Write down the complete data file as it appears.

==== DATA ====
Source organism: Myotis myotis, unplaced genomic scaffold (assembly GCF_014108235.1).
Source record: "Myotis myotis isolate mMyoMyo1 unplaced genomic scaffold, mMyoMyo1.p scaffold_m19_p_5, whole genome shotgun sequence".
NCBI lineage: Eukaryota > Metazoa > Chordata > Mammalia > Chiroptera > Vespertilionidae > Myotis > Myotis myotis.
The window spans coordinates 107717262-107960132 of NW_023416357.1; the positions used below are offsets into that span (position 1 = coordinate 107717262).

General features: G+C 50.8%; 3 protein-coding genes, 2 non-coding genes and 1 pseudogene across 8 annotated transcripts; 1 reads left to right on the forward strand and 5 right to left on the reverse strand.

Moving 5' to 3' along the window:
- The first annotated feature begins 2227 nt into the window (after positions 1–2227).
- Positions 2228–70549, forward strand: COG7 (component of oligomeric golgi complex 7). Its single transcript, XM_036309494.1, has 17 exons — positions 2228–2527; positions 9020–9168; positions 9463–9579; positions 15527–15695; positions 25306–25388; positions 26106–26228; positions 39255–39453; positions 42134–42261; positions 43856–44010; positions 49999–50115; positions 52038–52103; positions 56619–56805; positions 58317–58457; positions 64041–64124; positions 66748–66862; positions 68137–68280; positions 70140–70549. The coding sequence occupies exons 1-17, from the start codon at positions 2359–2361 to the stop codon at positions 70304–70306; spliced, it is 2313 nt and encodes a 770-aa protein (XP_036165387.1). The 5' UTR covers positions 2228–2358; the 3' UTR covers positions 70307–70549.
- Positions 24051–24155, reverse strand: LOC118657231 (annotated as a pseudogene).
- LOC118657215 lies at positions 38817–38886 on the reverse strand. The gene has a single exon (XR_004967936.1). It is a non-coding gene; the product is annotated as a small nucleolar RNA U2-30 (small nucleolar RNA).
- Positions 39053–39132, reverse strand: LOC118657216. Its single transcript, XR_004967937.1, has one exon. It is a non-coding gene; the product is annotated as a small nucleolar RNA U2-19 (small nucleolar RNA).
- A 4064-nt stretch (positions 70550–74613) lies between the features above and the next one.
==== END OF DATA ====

Source organism: Myotis myotis, unplaced genomic scaffold (assembly GCF_014108235.1).
Source record: "Myotis myotis isolate mMyoMyo1 unplaced genomic scaffold, mMyoMyo1.p scaffold_m19_p_5, whole genome shotgun sequence".
NCBI lineage: Eukaryota > Metazoa > Chordata > Mammalia > Chiroptera > Vespertilionidae > Myotis > Myotis myotis.
The window spans coordinates 107717262-107960132 of NW_023416357.1; the positions used below are offsets into that span (position 1 = coordinate 107717262).

General features: G+C 50.8%; 3 protein-coding genes, 2 non-coding genes and 1 pseudogene across 8 annotated transcripts; 1 reads left to right on the forward strand and 5 right to left on the reverse strand.

Moving 5' to 3' along the window:
- The first annotated feature begins 2227 nt into the window (after positions 1–2227).
- Positions 2228–70549, forward strand: COG7 (component of oligomeric golgi complex 7). Its single transcript, XM_036309494.1, has 17 exons — positions 2228–2527; positions 9020–9168; positions 9463–9579; positions 15527–15695; positions 25306–25388; positions 26106–26228; positions 39255–39453; positions 42134–42261; positions 43856–44010; positions 49999–50115; positions 52038–52103; positions 56619–56805; positions 58317–58457; positions 64041–64124; positions 66748–66862; positions 68137–68280; positions 70140–70549. The coding sequence occupies exons 1-17, from the start codon at positions 2359–2361 to the stop codon at positions 70304–70306; spliced, it is 2313 nt and encodes a 770-aa protein (XP_036165387.1). The 5' UTR covers positions 2228–2358; the 3' UTR covers positions 70307–70549.
- Positions 24051–24155, reverse strand: LOC118657231 (annotated as a pseudogene).
- LOC118657215 lies at positions 38817–38886 on the reverse strand. The gene has a single exon (XR_004967936.1). It is a non-coding gene; the product is annotated as a small nucleolar RNA U2-30 (small nucleolar RNA).
- Positions 39053–39132, reverse strand: LOC118657216. Its single transcript, XR_004967937.1, has one exon. It is a non-coding gene; the product is annotated as a small nucleolar RNA U2-19 (small nucleolar RNA).
- A 4064-nt stretch (positions 70550–74613) lies between the features above and the next one.